Due to the fact that Measure 91 taxes marijuana in retail stores, recreational marijuana bought in dispensaries will not be taxed this additional 20%. Is it truly as good as it seems? Tax-free recreational weed? House Bill 2041 has another idea – if/when Senate Bill 460 is made into law and early sales occur, the tax on recreational weed in retail stores will jump up to 25% (that’s 5% more wazoo!!). This means that during the months from October to when we have recreational retailers, it’s time to stock up on that non-taxed weed. As soon as retail stores are up and running, they will obviously have to comply with that taxation. A $170 ounce will cost you an additional $42 – basically $1.50 extra per gram. That $42 extra marks a huge difference in quality – you’re looking at the difference between a $6-a-gram ounce and an $8-a-gram ounce in what you’re paying for taxes alone.

If you’re a quality nut and you don’t want to pay 25% on top of your product, then there’s really only one thing to do. You know that saying, if you want something done right, do it yourself? Well, if you want something done right (and to also legally avoid retail taxes on recreational marijuana), grow it yourself. Get your green thumb ready for 2016, and think of future-you’s fulfillment when you have your own self-sustaining cannabis garden!

Dispensaries and Recreational Buyers: Can it happen?

July 1st hits, and your law abiding self is just getting your first seeds. But what happens between that ultimate first step, and the smokable end result? The Oregon Liquor Control Commission clarifies that July 1st marks the moment you can trade and gift marijuana to and from friends or others (whatslegaloregon.com). That’s great and all, but what are those to do whom have no acquaintances familiar with marijuana? Theoretically, no one but medical patients right now has smokable flower and extracts. Oregon could temporarily designate medical dispensaries (or some hours of operation?) to sell recreationally, and get the benefits of Measure 91 started right away.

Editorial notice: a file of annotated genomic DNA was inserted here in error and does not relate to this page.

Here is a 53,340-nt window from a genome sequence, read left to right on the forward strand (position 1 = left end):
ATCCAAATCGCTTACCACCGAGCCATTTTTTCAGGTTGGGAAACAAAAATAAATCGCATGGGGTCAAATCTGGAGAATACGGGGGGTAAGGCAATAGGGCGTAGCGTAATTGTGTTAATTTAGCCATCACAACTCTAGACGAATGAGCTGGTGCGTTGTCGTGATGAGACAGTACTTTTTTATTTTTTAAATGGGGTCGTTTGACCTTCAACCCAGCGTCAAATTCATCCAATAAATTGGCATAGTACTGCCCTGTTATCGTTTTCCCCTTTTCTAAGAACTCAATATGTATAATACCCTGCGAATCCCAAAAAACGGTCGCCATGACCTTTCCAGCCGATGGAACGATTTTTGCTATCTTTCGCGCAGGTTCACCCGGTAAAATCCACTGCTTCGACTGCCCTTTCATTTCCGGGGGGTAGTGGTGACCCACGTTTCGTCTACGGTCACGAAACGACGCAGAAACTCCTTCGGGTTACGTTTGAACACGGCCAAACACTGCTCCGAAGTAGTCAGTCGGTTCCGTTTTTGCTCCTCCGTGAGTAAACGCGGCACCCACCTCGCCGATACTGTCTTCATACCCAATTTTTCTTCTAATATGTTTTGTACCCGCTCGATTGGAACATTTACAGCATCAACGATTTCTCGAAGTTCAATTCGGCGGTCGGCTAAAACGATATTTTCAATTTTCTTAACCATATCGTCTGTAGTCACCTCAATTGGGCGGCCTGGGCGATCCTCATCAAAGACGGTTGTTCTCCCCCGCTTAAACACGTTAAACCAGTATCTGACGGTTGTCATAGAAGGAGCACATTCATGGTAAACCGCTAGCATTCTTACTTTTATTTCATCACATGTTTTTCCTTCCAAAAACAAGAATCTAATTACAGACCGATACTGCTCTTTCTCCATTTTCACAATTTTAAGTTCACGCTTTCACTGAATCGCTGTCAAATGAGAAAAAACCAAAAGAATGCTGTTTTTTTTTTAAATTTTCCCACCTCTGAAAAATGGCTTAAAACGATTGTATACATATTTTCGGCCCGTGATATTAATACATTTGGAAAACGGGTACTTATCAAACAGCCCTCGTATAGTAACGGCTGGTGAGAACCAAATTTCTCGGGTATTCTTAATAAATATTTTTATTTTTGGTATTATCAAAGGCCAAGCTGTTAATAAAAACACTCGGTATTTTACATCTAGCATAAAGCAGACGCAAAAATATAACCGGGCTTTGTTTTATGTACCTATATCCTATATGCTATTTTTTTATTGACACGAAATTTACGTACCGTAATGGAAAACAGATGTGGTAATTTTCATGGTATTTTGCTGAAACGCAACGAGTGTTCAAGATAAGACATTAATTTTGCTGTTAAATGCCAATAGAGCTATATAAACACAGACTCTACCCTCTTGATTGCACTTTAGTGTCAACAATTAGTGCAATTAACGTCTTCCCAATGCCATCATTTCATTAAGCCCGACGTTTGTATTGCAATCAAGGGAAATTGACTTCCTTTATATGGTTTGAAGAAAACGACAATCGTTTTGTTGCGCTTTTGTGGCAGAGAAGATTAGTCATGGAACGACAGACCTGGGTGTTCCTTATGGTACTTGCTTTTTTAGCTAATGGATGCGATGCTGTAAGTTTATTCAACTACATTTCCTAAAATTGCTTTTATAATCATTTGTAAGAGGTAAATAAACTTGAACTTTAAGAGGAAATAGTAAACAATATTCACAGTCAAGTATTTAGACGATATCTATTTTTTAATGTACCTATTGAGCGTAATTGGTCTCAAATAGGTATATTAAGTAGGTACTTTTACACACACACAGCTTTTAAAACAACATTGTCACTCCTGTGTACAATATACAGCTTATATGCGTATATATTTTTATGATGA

As it stands, the OLCC won’t accept recreational applications until January 4th, 2016 – more than half a year from now. They predict that they’ll issue licenses “sometime next year.” Not that we should be ungrateful for Measure 91, but we could learn from the problems that arose from a delayed recreational market. Firstly, Oregon could make a ton of tax revenue in these summer months. Dispensaries could set guidelines that recreational users abide by and respect, and in turn, supply medical weed recreationally. A funnel of money would go back into the state. Not to mention? Away from the black market. That means all the money you’ve been giving to the neighbor that’s been upselling? It would go back into Oregon’s Common School Fund and Mental Health Alcoholism and Drug Services Account. Instead of dealing with a dealer (which is usually the worst), you could buy it at a place of business, and leave without feeling shifty. It would be a breath of fresh air for recreational users.